Even though terror doesn’t usually kick in until October, Outlast kicked off scary season early with an asylum full of questionable subjects in September.
Taking more than a couple of cues from Amnesia: The Dark Descent, Outlast brought together a series of ex-AAA gaming veterans to try something on their own. A small horror game makes sense for an up-and-coming studio, as the genre is often linear, limited to corridors, and doesn’t require extensive A.I. There’s a reason horror has done so well within the indie community.
With its found footage angle, Outlast was one hell of a debut from Red Barrels. David Châteauneuf used to work at Ubisoft on the Splinter Cell franchise, but he’d pitched Ubisoft on a horror game a long time ago. The publisher didn’t bite (though ironically, it would go on to produce one of the best Wii U games with ZombiU), so Châteauneuf decided to spin off with some friends and give it a go on his own.
Combined with the Quick Look, we played through a serious chunk of Outlast on Spookin’ With Scoops. We dig into some spoiler territory during this interview, though Outlast is a game that’s more interesting because of the experience, not the story it’s trying to tell.
You can also listen to our interview in podcast form, if you’d like!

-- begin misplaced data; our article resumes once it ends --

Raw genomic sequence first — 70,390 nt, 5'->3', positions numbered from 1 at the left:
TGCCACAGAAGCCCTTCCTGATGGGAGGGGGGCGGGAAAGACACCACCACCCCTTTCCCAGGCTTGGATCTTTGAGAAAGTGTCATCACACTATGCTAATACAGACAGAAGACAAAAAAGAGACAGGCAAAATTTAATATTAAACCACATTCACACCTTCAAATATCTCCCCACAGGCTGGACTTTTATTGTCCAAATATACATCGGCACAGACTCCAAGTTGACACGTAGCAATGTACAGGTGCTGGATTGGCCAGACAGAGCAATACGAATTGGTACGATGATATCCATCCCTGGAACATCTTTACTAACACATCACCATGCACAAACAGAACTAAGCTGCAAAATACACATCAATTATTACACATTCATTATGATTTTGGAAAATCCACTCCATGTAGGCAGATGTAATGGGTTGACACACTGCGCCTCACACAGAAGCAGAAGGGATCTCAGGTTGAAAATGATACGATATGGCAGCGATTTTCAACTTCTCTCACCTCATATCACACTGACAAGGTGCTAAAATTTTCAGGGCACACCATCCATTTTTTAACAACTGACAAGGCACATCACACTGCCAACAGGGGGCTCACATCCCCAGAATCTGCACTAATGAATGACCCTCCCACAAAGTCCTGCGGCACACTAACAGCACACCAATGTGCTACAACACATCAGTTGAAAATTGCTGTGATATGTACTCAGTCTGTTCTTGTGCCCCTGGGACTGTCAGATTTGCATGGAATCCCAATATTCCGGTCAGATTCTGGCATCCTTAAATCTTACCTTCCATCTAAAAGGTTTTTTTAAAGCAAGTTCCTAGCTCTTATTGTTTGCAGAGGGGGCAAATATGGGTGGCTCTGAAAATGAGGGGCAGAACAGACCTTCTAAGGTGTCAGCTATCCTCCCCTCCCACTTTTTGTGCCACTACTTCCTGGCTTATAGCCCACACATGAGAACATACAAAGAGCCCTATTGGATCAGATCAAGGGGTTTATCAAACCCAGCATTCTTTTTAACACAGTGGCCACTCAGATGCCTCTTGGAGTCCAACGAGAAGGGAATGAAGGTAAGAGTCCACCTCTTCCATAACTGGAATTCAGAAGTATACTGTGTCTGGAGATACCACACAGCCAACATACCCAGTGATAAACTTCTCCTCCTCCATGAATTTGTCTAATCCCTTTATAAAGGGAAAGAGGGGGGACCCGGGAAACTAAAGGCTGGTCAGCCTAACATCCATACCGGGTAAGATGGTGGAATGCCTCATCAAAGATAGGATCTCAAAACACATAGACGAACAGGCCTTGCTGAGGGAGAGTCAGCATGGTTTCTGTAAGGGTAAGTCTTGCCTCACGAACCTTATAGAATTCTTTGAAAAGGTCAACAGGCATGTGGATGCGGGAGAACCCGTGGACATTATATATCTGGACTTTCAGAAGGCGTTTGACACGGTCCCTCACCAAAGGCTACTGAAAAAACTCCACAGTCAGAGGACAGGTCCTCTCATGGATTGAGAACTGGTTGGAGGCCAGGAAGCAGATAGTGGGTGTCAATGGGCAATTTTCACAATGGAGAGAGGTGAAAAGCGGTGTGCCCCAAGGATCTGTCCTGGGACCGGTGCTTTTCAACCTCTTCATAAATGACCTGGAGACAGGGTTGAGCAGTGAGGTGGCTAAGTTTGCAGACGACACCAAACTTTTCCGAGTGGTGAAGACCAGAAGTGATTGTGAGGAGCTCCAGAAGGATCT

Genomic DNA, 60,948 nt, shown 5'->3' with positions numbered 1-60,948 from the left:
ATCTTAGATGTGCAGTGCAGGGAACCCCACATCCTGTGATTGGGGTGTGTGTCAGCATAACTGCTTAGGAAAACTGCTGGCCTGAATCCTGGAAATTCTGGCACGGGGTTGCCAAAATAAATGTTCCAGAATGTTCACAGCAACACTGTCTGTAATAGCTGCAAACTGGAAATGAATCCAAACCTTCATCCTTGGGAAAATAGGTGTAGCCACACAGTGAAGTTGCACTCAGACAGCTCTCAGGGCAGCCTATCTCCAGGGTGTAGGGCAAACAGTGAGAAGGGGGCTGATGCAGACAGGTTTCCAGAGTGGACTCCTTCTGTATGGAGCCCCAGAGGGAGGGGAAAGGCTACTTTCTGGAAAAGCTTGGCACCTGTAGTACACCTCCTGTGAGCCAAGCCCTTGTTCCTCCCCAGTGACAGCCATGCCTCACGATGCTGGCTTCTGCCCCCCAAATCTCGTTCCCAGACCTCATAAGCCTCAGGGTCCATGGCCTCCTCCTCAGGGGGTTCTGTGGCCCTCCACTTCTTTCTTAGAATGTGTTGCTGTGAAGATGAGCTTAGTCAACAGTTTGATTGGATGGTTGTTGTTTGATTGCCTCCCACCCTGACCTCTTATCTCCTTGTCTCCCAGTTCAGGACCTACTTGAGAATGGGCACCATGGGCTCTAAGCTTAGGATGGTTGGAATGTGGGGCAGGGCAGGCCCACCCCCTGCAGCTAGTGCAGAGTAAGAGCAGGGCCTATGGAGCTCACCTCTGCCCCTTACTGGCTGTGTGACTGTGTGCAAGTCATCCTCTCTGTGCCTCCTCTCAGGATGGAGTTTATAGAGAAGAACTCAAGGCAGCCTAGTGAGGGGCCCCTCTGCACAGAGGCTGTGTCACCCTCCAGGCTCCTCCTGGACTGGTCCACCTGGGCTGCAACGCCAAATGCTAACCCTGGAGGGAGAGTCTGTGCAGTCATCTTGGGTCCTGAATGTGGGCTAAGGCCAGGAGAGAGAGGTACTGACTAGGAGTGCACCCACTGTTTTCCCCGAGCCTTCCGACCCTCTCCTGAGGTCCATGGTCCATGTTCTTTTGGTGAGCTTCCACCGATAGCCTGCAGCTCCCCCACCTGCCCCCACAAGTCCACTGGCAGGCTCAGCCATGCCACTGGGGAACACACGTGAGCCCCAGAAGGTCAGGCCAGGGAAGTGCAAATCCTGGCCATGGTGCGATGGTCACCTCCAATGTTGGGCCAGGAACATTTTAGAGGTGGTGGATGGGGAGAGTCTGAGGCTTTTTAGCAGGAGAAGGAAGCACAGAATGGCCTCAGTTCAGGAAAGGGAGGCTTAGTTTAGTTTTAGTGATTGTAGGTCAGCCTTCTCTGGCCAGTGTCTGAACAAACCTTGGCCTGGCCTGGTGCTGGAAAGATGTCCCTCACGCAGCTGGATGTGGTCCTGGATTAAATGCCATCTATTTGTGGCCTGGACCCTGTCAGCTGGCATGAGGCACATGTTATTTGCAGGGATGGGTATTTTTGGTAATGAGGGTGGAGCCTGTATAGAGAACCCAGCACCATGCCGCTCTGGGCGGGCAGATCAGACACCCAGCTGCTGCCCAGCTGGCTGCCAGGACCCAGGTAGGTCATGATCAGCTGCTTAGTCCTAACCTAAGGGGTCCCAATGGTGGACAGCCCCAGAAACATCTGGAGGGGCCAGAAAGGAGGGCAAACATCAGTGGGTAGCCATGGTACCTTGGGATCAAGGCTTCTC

Giant Bomb: I appreciate you taking a couple of minutes to chat with me about Outlast.
David Châteauneuf: It’s always a pleasure. Talking about Outlast, that little baby of ours, is pretty intense. I’m always pretty proud of what we’re doing, so talking about it is always with passion.
GB: How are you feeling a couple of weeks out, when you’ve had a chance to see people playing it?
Châteauneuf: Hah! So far, it’s pretty good. We’re seeing a bunch of email from fans, actually. People are really calling themselves fans because they really enjoyed the title. So far, people are playing and what we receive is “oh, the game is so great, it’s the best game ever!” Probably there are some guys who are not used to playing [horror games] a lot, but it’s definitely [like] people are saying “oh, I’ve never been so scared since the first Silent Hill.” Always good comments. There are people trying to reach me using Facebook and Twitter, trying to talk more with me and have some hint of what’s going to be next. People are really, really happy about it. Even the sales are pretty good. But now we’re for sure...the big [games like] GTA are completely controlling the sales for now. But so far, it’s pretty good.
GB: When you guys split off to form Red Barrels, was the intention always to create a horror game? Or did you arrive at that after exploring some other ideas?
Châteauneuf: We brainstormed let’s say maybe a week or two about what we could do, but I think it was after playing a little bit of Amnesia [we started to decide]...at the same time, we knew that we had an idea of what we wanted to do. Back at Ubisoft, Philippe [Morin, designer] and I--we were working at Ubisoft for 10 years. We were asking them if we could a horror game on the Wii. They said “for a big studio like us, it doesn’t really [make sense], it’s not a good strategy because it’s going to cost a lot, people are not going to rebuy that because most people like action games.” That’s why Dead Space and Resident Evil are becoming action. So we’re like “okay, let’s forget about it.”